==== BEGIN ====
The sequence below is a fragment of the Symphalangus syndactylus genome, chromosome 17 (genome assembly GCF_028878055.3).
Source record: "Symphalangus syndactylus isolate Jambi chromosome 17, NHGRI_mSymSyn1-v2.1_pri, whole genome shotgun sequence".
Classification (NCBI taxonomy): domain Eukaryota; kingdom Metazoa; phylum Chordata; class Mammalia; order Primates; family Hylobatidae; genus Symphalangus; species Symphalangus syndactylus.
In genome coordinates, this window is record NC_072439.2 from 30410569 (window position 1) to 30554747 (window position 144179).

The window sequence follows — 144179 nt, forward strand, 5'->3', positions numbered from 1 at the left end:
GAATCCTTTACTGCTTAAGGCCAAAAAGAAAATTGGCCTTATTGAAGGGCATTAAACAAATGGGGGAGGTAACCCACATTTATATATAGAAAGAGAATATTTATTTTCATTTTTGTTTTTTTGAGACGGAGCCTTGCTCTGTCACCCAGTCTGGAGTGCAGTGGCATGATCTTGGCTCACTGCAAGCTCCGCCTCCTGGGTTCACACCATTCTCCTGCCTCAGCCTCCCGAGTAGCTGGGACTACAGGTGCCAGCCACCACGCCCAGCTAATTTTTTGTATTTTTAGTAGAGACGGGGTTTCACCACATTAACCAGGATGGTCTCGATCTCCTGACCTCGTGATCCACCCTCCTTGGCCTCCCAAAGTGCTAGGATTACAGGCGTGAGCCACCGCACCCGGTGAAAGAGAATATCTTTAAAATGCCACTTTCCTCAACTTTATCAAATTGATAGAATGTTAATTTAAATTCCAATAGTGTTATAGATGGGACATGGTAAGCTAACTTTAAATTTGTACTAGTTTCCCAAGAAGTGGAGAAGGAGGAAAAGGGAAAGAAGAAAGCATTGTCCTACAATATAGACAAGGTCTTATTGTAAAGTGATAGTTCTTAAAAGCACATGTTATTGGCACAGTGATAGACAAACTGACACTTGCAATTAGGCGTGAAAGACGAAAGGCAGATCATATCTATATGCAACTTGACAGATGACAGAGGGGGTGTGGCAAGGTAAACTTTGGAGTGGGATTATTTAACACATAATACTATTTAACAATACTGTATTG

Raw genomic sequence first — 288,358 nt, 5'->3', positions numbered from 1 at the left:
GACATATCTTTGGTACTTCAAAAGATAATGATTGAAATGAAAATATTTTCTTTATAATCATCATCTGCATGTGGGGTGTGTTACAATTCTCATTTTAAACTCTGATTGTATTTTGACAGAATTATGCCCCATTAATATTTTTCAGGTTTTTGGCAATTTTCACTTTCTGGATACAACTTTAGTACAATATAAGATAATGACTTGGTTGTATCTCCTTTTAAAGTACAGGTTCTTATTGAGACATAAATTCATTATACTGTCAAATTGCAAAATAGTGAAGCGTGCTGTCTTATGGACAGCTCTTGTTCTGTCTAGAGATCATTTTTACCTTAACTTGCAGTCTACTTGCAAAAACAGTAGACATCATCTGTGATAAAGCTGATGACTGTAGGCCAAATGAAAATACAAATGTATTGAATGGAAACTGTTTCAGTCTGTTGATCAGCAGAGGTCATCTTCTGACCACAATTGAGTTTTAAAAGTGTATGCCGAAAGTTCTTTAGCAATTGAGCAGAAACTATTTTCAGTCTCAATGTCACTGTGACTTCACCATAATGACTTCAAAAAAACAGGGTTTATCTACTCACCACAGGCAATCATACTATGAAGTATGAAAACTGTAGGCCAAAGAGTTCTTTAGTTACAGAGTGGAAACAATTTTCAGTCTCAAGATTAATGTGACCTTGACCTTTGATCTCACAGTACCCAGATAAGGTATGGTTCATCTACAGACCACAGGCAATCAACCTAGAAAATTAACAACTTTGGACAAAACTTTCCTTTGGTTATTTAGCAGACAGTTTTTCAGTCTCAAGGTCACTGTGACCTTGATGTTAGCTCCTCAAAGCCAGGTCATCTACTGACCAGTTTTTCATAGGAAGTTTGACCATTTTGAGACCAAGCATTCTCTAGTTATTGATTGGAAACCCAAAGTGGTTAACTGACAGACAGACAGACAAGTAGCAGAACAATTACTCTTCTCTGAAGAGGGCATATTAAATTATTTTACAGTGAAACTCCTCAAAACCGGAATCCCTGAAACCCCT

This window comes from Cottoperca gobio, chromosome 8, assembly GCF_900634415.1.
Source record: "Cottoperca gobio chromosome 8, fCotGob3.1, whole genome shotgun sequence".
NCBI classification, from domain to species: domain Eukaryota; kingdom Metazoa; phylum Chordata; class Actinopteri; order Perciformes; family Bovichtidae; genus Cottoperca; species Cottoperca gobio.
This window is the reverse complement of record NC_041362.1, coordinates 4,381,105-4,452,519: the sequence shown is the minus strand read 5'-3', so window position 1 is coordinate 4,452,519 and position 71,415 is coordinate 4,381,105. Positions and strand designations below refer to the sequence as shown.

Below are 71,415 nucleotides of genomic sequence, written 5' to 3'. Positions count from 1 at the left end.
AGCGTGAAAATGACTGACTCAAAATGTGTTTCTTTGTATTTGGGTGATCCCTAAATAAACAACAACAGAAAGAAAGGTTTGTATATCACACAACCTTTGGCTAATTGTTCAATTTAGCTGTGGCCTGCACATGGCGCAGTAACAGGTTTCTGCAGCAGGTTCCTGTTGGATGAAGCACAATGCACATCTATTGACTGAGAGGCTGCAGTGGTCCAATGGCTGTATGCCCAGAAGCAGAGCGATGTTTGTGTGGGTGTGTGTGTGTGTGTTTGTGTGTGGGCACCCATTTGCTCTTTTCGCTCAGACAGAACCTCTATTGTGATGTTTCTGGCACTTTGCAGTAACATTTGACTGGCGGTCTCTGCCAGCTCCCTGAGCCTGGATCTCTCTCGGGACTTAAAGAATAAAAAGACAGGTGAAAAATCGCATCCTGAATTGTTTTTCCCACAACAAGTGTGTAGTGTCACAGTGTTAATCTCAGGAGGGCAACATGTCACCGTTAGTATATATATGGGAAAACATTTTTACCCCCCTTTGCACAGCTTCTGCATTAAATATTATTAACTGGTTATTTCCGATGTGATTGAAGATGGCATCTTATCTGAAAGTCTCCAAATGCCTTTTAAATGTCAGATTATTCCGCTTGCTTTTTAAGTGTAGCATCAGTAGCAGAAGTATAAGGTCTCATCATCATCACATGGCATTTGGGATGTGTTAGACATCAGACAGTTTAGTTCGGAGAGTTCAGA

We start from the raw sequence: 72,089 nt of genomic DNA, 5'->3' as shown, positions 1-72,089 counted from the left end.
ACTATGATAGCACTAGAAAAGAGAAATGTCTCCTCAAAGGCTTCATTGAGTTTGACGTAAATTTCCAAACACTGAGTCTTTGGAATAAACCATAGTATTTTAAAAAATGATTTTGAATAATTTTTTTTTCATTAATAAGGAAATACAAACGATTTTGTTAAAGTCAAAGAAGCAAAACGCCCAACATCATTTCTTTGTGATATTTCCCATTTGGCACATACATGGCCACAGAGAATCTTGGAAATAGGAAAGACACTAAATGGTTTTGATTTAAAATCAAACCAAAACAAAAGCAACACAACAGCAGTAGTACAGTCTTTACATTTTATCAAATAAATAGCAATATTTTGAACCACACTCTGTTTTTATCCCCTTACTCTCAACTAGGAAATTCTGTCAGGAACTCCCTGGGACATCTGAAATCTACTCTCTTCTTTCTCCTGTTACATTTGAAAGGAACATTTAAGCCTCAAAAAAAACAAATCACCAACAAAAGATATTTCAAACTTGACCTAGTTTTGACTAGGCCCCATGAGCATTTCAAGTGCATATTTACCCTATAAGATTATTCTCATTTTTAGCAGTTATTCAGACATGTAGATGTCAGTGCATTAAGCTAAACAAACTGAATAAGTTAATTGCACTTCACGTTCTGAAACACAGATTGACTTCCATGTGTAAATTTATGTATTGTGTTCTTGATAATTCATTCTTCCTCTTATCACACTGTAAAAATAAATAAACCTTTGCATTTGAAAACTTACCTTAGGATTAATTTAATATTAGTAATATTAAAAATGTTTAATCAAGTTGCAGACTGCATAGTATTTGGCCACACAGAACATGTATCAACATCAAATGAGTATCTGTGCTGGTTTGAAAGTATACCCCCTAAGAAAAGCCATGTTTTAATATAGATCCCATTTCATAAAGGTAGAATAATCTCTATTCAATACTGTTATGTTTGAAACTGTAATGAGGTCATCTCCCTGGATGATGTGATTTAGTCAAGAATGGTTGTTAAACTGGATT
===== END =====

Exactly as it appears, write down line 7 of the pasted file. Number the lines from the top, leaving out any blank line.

Raw genomic sequence first — 288,358 nt, 5'->3', positions numbered from 1 at the left: